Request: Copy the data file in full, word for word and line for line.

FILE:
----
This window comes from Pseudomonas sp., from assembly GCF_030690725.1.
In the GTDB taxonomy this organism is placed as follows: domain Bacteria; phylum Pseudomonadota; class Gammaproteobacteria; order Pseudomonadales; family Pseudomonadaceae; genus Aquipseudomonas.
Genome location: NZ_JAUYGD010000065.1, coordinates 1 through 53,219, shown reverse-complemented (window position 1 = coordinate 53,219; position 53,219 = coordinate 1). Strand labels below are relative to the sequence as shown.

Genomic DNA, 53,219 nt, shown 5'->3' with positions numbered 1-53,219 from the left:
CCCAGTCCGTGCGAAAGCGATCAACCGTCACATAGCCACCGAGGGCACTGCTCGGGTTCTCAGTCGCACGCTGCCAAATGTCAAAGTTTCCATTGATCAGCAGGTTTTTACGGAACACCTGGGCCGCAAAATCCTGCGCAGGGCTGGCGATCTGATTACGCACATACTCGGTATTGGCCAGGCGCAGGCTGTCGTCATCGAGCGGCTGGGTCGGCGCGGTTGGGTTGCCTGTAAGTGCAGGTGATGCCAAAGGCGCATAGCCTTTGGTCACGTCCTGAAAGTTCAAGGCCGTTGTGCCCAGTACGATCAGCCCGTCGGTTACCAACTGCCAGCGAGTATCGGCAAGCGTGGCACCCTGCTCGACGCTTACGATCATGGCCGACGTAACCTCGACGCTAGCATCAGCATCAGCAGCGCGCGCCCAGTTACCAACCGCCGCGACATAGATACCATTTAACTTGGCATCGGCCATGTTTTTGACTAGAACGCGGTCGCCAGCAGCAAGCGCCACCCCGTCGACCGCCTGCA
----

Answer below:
This window comes from Pseudomonas sp., from assembly GCF_030690725.1.
In the GTDB taxonomy this organism is placed as follows: domain Bacteria; phylum Pseudomonadota; class Gammaproteobacteria; order Pseudomonadales; family Pseudomonadaceae; genus Aquipseudomonas.
Genome location: NZ_JAUYGD010000065.1, coordinates 1 through 53,219, shown reverse-complemented (window position 1 = coordinate 53,219; position 53,219 = coordinate 1). Strand labels below are relative to the sequence as shown.

Genomic DNA, 53,219 nt, shown 5'->3' with positions numbered 1-53,219 from the left:
CCCAGTCCGTGCGAAAGCGATCAACCGTCACATAGCCACCGAGGGCACTGCTCGGGTTCTCAGTCGCACGCTGCCAAATGTCAAAGTTTCCATTGATCAGCAGGTTTTTACGGAACACCTGGGCCGCAAAATCCTGCGCAGGGCTGGCGATCTGATTACGCACATACTCGGTATTGGCCAGGCGCAGGCTGTCGTCATCGAGCGGCTGGGTCGGCGCGGTTGGGTTGCCTGTAAGTGCAGGTGATGCCAAAGGCGCATAGCCTTTGGTCACGTCCTGAAAGTTCAAGGCCGTTGTGCCCAGTACGATCAGCCCGTCGGTTACCAACTGCCAGCGAGTATCGGCAAGCGTGGCACCCTGCTCGACGCTTACGATCATGGCCGACGTAACCTCGACGCTAGCATCAGCATCAGCAGCGCGCGCCCAGTTACCAACCGCCGCGACATAGATACCATTTAACTTGGCATCGGCCATGTTTTTGACTAGAACGCGGTCGCCAGCAGCAAGCGCCACCCCGTCGACCGCCTGCA